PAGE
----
tagged w/ HIV
Endangered species: Going, going, gone-Fire ball falls from sky, scorches field-Female Iranian communists organize topless protest against hijabs in Swedish capital-Peter Gabriel wants to talk with animals online-Israel to launch ‘Palestinians-only’ bus service-US doctors cure child born with HIV-Obama talking Medicare, Social Security cutsEndangered species: Going, going, gone-Fire ball falls from sky, scorches field-Female... more
Scientists believe they have made a major breakthrough in curing the Human Immunodeficiency Virus (HIV).
http://www.examiner.com/article/doctors-make-huge-break-cure-for-hiv-mississippi-toddler-becomes-first-cured#sthash.MTUshqrbScientists believe they have made a major breakthrough in curing the Human... more
“Last Address” is a quietly elegiac documentary short film by filmmaker Ira Sachs that uses exterior images of the houses, apartment buildings and lofts where a group of New York City artists who died of AIDS were living at the time of their deaths to mark the disappearance of a generation.
Keith Haring, Robert Mapplethorpe, Norman René, Peter Hujar, Ethyl Eichelberger, Felix Gonzalez-Torres, Cookie Mueller, Klaus Nomi…the list of New York artists who died of AIDS over the last 30 years is countless, and the loss immeasurable. “Last Address” is a remembrance of that loss, as well as an evocation of the continued presence of these artists’ works in our lives and culture.
This piece includes color photographs and the short film.
http://disembedded.wordpress.com/2012/12/02/last-address-a-remembrance-of-loss/“Last Address” is a quietly elegiac documentary short film by filmmaker... more
Saturday, December 1st, is World AIDS Day 2012, an annual opportunity for people worldwide to unite in the fight against the devastating AIDS pandemic. It is a day for commemorating the 30 million people who have been lost to AIDS-related causes, to honor the 34 million people presently living with HIV and to recommit ourselves to creating a future without AIDS. From 2011 to 2015, World AIDS Day has the theme, “Getting to zero: Zero new HIV infections. Zero discrimination. Zero AIDS-related deaths.”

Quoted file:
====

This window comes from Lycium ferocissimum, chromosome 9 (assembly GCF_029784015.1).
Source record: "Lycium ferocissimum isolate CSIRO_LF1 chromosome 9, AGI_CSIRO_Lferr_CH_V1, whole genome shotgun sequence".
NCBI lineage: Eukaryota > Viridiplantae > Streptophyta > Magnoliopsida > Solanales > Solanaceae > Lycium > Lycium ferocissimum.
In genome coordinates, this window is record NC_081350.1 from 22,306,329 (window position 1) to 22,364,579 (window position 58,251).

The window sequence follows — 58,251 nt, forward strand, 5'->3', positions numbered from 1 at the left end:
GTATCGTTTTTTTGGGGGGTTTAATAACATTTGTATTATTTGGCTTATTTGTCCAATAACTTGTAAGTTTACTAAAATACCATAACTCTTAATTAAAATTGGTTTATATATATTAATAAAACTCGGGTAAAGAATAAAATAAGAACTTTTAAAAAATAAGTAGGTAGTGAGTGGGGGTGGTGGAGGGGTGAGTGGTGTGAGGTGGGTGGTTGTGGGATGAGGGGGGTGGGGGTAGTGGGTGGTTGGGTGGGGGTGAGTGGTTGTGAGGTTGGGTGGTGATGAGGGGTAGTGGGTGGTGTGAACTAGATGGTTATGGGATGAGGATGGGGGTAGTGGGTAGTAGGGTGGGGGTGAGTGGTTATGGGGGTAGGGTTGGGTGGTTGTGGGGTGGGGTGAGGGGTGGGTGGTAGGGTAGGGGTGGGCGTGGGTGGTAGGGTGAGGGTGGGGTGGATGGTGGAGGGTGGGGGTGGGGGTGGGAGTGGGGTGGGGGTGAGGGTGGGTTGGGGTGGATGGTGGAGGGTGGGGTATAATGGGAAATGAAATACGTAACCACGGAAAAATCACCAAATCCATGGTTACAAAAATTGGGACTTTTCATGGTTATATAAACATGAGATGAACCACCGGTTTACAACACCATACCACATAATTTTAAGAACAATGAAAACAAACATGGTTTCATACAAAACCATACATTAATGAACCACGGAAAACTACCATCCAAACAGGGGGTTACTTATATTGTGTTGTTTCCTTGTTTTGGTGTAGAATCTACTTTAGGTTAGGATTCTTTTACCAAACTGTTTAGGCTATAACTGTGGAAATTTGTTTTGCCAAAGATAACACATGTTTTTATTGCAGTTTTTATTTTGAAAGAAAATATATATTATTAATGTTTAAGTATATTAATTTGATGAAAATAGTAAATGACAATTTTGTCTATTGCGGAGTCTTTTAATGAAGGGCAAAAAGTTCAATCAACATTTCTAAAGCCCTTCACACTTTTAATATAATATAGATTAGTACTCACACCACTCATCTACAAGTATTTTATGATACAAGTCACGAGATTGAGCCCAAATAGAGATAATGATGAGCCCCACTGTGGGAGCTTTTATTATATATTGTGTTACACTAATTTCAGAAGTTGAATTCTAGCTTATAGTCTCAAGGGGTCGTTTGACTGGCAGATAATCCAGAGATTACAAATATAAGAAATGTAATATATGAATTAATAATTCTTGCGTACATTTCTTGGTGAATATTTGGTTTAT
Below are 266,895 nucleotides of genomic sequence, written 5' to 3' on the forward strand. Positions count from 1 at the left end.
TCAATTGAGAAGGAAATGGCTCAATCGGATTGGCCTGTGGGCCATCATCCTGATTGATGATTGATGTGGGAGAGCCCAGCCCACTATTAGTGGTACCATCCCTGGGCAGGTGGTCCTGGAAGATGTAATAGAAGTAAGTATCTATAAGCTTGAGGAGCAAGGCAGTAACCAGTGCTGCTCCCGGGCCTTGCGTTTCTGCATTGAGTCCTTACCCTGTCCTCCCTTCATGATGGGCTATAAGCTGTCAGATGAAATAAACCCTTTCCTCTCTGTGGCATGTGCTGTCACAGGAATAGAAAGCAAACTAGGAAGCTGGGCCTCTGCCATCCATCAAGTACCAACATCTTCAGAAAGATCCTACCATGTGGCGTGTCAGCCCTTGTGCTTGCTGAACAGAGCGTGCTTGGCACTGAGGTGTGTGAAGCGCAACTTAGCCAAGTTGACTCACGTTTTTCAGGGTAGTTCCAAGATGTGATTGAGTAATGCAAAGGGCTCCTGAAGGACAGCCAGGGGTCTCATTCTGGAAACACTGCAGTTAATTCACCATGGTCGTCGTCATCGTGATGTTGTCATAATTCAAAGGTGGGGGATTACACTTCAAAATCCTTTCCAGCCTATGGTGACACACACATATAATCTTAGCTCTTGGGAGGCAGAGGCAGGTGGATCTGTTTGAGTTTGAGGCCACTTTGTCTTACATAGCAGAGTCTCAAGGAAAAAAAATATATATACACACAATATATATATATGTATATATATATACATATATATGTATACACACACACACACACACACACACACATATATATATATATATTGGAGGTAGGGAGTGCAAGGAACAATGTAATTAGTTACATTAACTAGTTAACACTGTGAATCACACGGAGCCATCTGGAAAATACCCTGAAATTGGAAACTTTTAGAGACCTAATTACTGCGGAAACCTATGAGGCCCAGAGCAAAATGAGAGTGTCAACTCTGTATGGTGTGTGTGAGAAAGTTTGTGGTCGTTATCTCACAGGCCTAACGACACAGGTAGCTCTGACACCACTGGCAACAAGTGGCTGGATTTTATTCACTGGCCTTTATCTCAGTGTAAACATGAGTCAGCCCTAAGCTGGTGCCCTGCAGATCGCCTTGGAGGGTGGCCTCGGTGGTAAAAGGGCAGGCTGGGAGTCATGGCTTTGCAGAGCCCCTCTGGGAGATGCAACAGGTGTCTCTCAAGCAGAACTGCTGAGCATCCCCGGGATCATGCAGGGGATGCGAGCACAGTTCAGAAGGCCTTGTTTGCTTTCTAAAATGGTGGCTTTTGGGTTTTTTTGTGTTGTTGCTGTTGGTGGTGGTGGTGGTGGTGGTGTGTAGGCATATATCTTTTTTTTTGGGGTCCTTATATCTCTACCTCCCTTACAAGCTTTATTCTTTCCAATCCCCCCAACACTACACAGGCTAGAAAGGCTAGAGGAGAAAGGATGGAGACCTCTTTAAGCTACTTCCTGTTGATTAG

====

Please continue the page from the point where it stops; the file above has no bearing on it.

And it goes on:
This piece includes a number of photographs, the documentary “30 Years From Here,” the 1993 docudrama “And The Band Played On” and a music video.
http://disembedded.wordpress.com/2012/11/30/world-aids-day-a-compassionate-commemoration-of-loss-and-recommitment/Saturday, December 1st, is World AIDS Day 2012, an annual opportunity for people... more
Late in How to Survive a Plague, a fair-minded, careful history of the AIDS-activist movement ACT UP, comes an affecting montage that bears witness to the triumph and the tragedy of the New York-based group’s radical crusade — a push to get affordable treatment for a disease that, at its peak in the late 1980s, was killing millions worldwide.Late in How to Survive a Plague, a fair-minded, careful history of the AIDS-activist... more
"Ain't I a Woman?" This question is attributed to Sojourner Truth's speech at a women's convention in 1851. And it's a question that's still relevant to African American women in 2012, as demonstrated by first lady Michelle Obama's speech at the Democratic National Convention this week where she touched upon health care and women's choices.
African American women are nearly four times more likely to die of pregnancy-related complications than white women.
Nationally, black women account for 66 percent of new cases of HIV among women.
HIV/AIDS-related illness is now the leading cause of death among black women ages 25-34.
Black and Hispanic women's rates of unwanted pregnancy and abortion are significantly higher than those of white women, according to the New York-based Guttmacher Institute.
Black women are three times more likely to experience an unintended pregnancy than white women. These higher rates in unexpected pregnancy reflect a disparity in access to quality affordable contraceptive services along with other quality women's health care services.
Census report projections suggest women of color are rapidly on their way to becoming the majority of women in the United States by 2041.
While my focus is on African American women, the experiences of Native American, Latina and Asian women also have different nuances than those of white U.S. women and they need to be heard as well.
Full story at http://womensenews.org/story/sisterspace/120906/black-women-need-be-heard-health-issues"Ain't I a Woman?" This question is attributed to Sojourner... more